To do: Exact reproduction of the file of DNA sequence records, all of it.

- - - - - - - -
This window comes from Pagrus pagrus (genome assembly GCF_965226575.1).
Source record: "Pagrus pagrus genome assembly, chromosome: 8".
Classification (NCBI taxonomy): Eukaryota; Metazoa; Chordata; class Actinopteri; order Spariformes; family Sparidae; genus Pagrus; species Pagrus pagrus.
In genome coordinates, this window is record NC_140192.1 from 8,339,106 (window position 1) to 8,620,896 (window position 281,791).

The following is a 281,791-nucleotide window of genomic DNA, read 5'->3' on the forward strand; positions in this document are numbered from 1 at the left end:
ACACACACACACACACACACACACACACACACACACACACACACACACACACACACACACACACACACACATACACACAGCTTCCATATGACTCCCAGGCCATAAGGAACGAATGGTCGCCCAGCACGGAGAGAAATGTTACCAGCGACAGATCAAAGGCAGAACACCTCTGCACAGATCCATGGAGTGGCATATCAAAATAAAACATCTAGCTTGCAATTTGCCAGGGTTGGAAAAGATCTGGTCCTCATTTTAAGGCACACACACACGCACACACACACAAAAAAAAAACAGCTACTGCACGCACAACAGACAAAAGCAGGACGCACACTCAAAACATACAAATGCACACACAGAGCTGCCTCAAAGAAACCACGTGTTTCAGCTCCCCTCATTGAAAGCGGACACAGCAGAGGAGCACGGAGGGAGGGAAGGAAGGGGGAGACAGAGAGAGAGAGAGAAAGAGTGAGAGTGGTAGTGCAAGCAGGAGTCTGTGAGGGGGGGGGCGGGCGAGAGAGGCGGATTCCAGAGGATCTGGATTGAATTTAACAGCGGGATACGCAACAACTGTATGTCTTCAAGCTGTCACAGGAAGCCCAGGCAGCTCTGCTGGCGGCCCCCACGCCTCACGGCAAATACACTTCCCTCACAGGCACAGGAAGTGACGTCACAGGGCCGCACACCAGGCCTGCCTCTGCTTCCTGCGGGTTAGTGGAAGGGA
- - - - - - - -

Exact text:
This window comes from Pagrus pagrus (genome assembly GCF_965226575.1).
Source record: "Pagrus pagrus genome assembly, chromosome: 8".
Classification (NCBI taxonomy): Eukaryota; Metazoa; Chordata; class Actinopteri; order Spariformes; family Sparidae; genus Pagrus; species Pagrus pagrus.
In genome coordinates, this window is record NC_140192.1 from 8,339,106 (window position 1) to 8,620,896 (window position 281,791).

The following is a 281,791-nucleotide window of genomic DNA, read 5'->3' on the forward strand; positions in this document are numbered from 1 at the left end:
ACACACACACACACACACACACACACACACACACACACACACACACACACACACACACACACACACACACATACACACAGCTTCCATATGACTCCCAGGCCATAAGGAACGAATGGTCGCCCAGCACGGAGAGAAATGTTACCAGCGACAGATCAAAGGCAGAACACCTCTGCACAGATCCATGGAGTGGCATATCAAAATAAAACATCTAGCTTGCAATTTGCCAGGGTTGGAAAAGATCTGGTCCTCATTTTAAGGCACACACACACGCACACACACACAAAAAAAAAACAGCTACTGCACGCACAACAGACAAAAGCAGGACGCACACTCAAAACATACAAATGCACACACAGAGCTGCCTCAAAGAAACCACGTGTTTCAGCTCCCCTCATTGAAAGCGGACACAGCAGAGGAGCACGGAGGGAGGGAAGGAAGGGGGAGACAGAGAGAGAGAGAGAAAGAGTGAGAGTGGTAGTGCAAGCAGGAGTCTGTGAGGGGGGGGGCGGGCGAGAGAGGCGGATTCCAGAGGATCTGGATTGAATTTAACAGCGGGATACGCAACAACTGTATGTCTTCAAGCTGTCACAGGAAGCCCAGGCAGCTCTGCTGGCGGCCCCCACGCCTCACGGCAAATACACTTCCCTCACAGGCACAGGAAGTGACGTCACAGGGCCGCACACCAGGCCTGCCTCTGCTTCCTGCGGGTTAGTGGAAGGGA